Using a static library in a C extension for Python


L

lgabiot

Hello,

working on OS X 10.8.5
Python 2.7

I've written a simple C extension for Python that uses the cairo graphic
library.
It works well, and I can call it from Python with no problem.
The only drawback is that I need to have the cairo library installed on
my system (so it seems my extension calls dynamically the cairo library).
I believe this because it doesn't work on a system where cairo is not
installed.

Is it possible to link statically cairo to my extension, so that even if
cairo is not installed on a computer, the code will run?

I guess I would need to modify the setup.py file using distutils to
compile cairo statically into my .so file?

Or am I completely wrong?

If someone has a hint...

thanks!
 
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8

88888 Dihedral

Hello,



working on OS X 10.8.5

Python 2.7



I've written a simple C extension for Python that uses the cairo graphic

library.

It works well, and I can call it from Python with no problem.

The only drawback is that I need to have the cairo library installed on

my system (so it seems my extension calls dynamically the cairo library).

I believe this because it doesn't work on a system where cairo is not

installed.



Is it possible to link statically cairo to my extension, so that even if

cairo is not installed on a computer, the code will run?



I guess I would need to modify the setup.py file using distutils to

compile cairo statically into my .so file?



Or am I completely wrong?



If someone has a hint...



thanks!

Check the C source code generated
by Pyrex and check cython for what u
want, but I did try that out in any
mobile phone or flat panel
programming.
 
L

lgabiot

Le 22/01/14 18:31, 88888 Dihedral a écrit :
Check the C source code generated
by Pyrex and check cython for what u
want, but I did try that out in any
mobile phone or flat panel
programming.

Thanks a lot for your answer.

I didn't use Pyrex or other tool, but wrote myself the C python
wrapping, using the Python C/API documentation
(http://docs.python.org/2/c-api/). I then used the distutils tool (via a
setup.py file) to build my extension.
While there is several function in my C code, only one needed to be
accessed by python.

I'll check Cython then, but is there any tweaking of the setup.py file
using distutils that will help me compile the extension with the cairo
lib embedded into it?
 
G

Gregory Ewing

lgabiot said:
Le 22/01/14 18:31, 88888 Dihedral a écrit :


Thanks a lot for your answer.

We suspect that 88888 Dihedral is actually a bot,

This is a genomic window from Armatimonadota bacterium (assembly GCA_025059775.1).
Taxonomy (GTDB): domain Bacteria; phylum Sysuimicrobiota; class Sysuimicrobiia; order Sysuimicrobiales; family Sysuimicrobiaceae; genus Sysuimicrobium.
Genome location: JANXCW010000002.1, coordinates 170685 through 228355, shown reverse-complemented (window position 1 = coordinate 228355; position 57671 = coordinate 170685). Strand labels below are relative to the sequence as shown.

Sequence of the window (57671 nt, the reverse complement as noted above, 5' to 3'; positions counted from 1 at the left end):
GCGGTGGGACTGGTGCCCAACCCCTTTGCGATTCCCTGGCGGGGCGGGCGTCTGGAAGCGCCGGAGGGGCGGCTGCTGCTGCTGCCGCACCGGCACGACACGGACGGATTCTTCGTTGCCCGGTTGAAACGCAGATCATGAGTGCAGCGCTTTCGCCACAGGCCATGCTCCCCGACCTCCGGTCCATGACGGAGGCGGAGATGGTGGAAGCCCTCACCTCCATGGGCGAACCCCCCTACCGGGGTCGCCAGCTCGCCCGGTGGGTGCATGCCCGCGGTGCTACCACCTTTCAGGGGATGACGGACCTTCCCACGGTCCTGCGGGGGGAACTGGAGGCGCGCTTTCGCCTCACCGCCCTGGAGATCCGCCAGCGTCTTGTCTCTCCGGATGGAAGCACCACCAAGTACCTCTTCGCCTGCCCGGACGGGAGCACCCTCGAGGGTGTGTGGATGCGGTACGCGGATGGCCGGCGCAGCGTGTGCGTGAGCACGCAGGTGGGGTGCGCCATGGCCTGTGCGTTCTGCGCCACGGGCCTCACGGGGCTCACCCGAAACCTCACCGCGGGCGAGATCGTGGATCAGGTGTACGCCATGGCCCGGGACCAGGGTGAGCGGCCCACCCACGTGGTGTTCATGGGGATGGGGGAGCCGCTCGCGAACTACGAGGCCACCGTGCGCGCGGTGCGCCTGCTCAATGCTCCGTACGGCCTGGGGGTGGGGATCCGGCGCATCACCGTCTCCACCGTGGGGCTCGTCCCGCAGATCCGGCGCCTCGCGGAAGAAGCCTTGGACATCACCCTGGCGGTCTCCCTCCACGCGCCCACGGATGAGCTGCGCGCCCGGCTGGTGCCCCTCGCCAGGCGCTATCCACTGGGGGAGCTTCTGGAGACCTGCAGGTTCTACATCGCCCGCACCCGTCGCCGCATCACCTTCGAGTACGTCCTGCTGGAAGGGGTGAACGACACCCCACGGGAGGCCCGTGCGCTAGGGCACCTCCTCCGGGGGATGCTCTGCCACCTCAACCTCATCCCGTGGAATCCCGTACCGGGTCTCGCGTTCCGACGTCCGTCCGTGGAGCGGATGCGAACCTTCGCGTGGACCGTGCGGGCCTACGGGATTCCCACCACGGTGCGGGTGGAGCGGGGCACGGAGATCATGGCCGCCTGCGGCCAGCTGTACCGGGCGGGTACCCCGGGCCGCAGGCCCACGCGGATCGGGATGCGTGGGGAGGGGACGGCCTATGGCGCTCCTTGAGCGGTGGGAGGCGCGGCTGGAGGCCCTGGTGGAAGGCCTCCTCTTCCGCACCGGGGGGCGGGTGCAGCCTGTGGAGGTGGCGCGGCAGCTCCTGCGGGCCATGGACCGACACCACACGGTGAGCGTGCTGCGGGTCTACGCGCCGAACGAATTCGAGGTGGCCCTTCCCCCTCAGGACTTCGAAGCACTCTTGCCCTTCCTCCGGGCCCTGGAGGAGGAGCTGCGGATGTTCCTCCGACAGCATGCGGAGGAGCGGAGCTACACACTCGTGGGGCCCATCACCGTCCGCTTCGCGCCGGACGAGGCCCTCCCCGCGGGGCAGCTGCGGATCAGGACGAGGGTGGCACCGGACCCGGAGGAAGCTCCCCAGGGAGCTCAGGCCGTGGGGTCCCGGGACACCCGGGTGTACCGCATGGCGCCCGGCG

so you're *probably* wasting your time attempting
to engage it in conversation.
 
L

lgabiot

Le 22/01/14 23:09, Gregory Ewing a écrit :
We suspect that 88888 Dihedral is actually a bot,
so you're *probably* wasting your time attempting
to engage it in conversation.

Thanks,
so that will be my first real experience of the Turing test!!!
 
L

lgabiot

thanks a lot for your very precise answer!

shortly, as I'm running out of time right now:
I've got here a lot of informations, so I'll dig in the directions you
gave me. It will be a good compiling exercise... (I'm really new at all
this).
 
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C

Chris Angelico

There might be another issue with the license of the library. Cairo is both
LGPL and MPL. For LGPL, only dynamic linking is without doubt, for MPL it
seems to be accepted to link statically. It all depends on whether you plan
to pass on the binary to another person.
To circumvent this problem, it might be feasable to just install libcairo
along with you extension.

Then, the exact same version of python must be used on both computers. Since
the extension loading mechanism completely relies on the OS dynamic linker,
it is not possible to load an extension into a different version of python
than it was built for.

If you can tie in with your OS's package manager, that would solve all
of these problems. You get the OS-supplied Pythom and the OS-supplied
libcairo; grabbing libcairo-dev (or, on my Debian system,
libcairo2-dev to go with libcairo2) gets you what you need to build
your extension; you then might even package your extension the same
way, and then simply declare dependencies. Can save a HUGE amount of
trouble.

ChrisA
 
L

lgabiot

Le 23/01/14 03:33, Chris Angelico a écrit :
If you can tie in with your OS's package manager, that would solve all
of these problems. You get the OS-supplied Pythom and the OS-supplied
libcairo; grabbing libcairo-dev (or, on my Debian system,
libcairo2-dev to go with libcairo2) gets you what you need to build
your extension; you then might even package your extension the same
way, and then simply declare dependencies. Can save a HUGE amount of
trouble.

ChrisA

thank you very much for your answer, I'll work on your informations.
 
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8

88888 Dihedral

Le 22/01/14 18:31, 88888 Dihedral a écrit :










Thanks a lot for your answer.



I didn't use Pyrex or other tool, but wrote myself the C python

wrapping, using the Python C/API documentation

(http://docs.python.org/2/c-api/). I then used the distutils tool (via a

setup.py file) to build my extension.

While there is several function in my C code, only one needed to be

accessed by python.



I'll check Cython then, but is there any tweaking of the setup.py file

using distutils that will help me compile the extension with the cairo

lib embedded into it?

There are some design concerns in
writing python scripts that might
be modified for fast execution speeds in some platforms.

Well, reducing basic operation
overheads in well factored critical
parts does help in getting the
desired results faster.
 

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